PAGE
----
Climate-justice groups filed a legal petition with the North Carolina Utilities Commission today asserting that Duke Energy — one of the top polluting U.S. utilities — is violating state law by quietly building large amounts of inefficient gas-burning capacity without commission approval.
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While Dominion Energy and Duke Energy recently canceled the Atlantic Coast Pipeline (ACP) that had been planned to carry fracked gas from West Virginia to Virginia and North Carolina, number of large epoxy-coated steel pipes for the project that remain stored improperly outside, posing immediate toxic risks to nearby communities and increasing the risk of explosion if the pipes are eventually used elsewhere: 80,000
The Atlantic Coast Pipeline was cancelled last week, but 80,000 large steel pipes have been stored improperly for over four years, posing an immediate risk of toxic air and water exposures to multiple communities and increasing the risk of a catastrophic gas explosion if the pipes are used at another project. That’s according to a report by a career state regulator being filed today with NC Department of Environmental Quality secretary Michael Regan.
The Atlantic Coast Pipeline has been canceled amid economic uncertainty following years of controversy. Since 2014, the 600-mile natural gas pipeline that would have crossed eastern North Carolina has sparked debate on its environmental and economic impact.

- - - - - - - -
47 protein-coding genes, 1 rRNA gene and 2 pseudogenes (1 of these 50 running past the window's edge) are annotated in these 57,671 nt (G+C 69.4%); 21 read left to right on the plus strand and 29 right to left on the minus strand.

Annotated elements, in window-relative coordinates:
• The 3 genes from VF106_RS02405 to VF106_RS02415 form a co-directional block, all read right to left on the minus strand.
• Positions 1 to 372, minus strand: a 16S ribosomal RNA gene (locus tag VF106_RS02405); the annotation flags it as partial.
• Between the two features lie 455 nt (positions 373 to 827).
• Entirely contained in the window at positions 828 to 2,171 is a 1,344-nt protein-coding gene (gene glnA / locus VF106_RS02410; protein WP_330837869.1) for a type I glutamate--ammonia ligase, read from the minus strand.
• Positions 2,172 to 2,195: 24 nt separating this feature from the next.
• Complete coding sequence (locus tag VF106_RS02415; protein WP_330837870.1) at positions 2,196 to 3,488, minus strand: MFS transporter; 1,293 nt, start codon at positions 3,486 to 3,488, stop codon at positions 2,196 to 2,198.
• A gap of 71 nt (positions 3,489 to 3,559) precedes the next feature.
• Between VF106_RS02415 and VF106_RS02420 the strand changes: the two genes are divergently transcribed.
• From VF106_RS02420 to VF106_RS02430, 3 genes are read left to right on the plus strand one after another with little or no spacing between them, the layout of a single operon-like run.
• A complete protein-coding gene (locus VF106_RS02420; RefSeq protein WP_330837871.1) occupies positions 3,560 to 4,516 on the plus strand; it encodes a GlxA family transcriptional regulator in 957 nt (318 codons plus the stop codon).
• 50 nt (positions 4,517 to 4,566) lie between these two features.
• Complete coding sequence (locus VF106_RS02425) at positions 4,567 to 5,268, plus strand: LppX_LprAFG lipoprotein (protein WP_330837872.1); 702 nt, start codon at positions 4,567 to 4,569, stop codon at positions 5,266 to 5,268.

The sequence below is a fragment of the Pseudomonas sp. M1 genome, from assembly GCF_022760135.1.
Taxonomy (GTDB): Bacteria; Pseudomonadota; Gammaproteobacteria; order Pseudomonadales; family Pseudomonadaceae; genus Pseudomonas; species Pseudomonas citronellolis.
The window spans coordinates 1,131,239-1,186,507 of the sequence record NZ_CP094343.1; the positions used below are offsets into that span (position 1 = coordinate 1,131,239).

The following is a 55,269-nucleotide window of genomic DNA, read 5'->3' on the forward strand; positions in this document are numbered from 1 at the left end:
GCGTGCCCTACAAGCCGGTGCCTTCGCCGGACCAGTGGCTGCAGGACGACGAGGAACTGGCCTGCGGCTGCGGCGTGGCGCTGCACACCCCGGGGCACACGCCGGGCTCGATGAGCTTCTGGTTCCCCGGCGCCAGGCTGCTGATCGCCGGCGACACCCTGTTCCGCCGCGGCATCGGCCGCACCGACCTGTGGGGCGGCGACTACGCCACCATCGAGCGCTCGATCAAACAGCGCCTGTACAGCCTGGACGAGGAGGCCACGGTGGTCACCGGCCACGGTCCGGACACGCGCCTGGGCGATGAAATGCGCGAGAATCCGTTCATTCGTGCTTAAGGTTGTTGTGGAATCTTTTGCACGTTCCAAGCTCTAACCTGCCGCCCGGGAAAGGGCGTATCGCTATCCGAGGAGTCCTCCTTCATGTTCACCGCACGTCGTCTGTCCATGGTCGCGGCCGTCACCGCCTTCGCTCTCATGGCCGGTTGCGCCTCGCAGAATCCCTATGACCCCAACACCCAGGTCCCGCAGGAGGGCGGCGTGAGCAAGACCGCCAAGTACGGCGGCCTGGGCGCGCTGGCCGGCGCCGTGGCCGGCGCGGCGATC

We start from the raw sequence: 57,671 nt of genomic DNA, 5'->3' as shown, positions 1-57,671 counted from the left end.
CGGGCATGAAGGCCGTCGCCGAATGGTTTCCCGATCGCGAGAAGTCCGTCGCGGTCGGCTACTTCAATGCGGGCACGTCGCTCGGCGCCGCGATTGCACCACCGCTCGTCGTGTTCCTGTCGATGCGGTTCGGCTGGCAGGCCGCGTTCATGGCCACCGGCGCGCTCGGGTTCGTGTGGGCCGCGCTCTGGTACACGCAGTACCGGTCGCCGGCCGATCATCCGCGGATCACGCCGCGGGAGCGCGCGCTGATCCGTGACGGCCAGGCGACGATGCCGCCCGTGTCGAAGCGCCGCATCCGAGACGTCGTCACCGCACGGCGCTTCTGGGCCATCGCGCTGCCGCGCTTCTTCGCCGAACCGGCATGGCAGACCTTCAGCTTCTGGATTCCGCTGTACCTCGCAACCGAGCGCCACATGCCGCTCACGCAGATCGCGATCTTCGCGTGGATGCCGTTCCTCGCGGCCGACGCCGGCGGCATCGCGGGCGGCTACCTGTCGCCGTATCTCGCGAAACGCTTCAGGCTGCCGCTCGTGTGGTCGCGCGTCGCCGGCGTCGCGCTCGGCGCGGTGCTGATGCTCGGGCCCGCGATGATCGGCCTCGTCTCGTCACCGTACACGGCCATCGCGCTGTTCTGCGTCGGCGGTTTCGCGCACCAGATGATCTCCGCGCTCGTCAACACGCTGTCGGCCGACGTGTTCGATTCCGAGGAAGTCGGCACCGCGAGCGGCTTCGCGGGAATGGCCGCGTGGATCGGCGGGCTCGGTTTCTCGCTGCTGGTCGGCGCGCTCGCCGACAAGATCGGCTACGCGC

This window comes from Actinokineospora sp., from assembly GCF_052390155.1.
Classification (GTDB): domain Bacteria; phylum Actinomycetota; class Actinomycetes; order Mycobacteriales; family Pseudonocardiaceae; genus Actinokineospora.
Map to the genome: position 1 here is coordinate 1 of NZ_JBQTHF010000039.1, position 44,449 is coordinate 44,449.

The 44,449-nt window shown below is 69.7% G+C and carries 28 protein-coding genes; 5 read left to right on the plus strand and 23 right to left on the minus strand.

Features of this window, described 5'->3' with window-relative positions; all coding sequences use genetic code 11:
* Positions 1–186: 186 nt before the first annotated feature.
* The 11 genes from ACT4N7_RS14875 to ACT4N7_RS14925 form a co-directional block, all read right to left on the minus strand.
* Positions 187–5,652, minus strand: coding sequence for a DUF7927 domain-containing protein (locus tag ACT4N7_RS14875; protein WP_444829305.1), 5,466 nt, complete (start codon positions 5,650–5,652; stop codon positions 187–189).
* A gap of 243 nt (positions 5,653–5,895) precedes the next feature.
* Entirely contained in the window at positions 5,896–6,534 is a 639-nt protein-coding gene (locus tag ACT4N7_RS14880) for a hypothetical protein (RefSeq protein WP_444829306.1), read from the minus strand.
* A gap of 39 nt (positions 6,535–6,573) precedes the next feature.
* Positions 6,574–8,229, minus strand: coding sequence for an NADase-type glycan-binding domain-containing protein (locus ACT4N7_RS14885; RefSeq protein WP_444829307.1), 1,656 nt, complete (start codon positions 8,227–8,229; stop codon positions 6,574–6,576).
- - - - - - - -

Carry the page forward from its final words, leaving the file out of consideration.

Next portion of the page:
The proposed natural gas pipeline through eastern North Carolina is dead. Long live natural gas! Admittedly, there won’t be a coronation ceremony like there would be if a living monarch were replacing a deceased one.But when it comes to reliable, affordable and environmentally friendly ways to power a 21st-century economy, natural gas is still king. Its reign will continue for many decades, despite the successful effort by left-wing activists to litigate the Atlantic Coast Pipeline to death.
Critics of a proposed natural gas pipeline through the Triad’s eastern perimeter say it could meet an end similar to the recently scrapped Atlantic Coast Pipeline. The same economic and societal forces that doomed the so-called ACP could affect the proposed MVP Southgate pipeline in Rockingham and Alamance counties, they believe.
“We hope the cancellation of the ACP will soon be followed by a move by both of these corporations to stop building gas-fired generation, and to begin replacing all existing coal and gas-fired power with the cheaper, more reliable approach: renewables matched with storage and energy-saving and balancing programs.”
Jim Warren of NC WARN – a frequent Duke critic – said he hopes the two big utilities also will stop building gas-fired power plants and speed up adoption of solar and wind energy and battery storage.
“Jubilation!” said Jim Warren, NC WARN executive director. “We hope the cancellation of the Atlantic Coast fracked gas pipeline will soon be followed by a move by both of these corporations to stop building gas-fired generation, and to begin replacing all existing coal and gas-fired power with the cheaper, more reliable approach: renewables matched with storage and energy-saving and balancing programs.”
Subtle market tweaks can do some good to decarbonize the energy system, but for keeping fossil fuels in the ground and preventing new infrastructure, the simpler solution may just be to give ’em hell.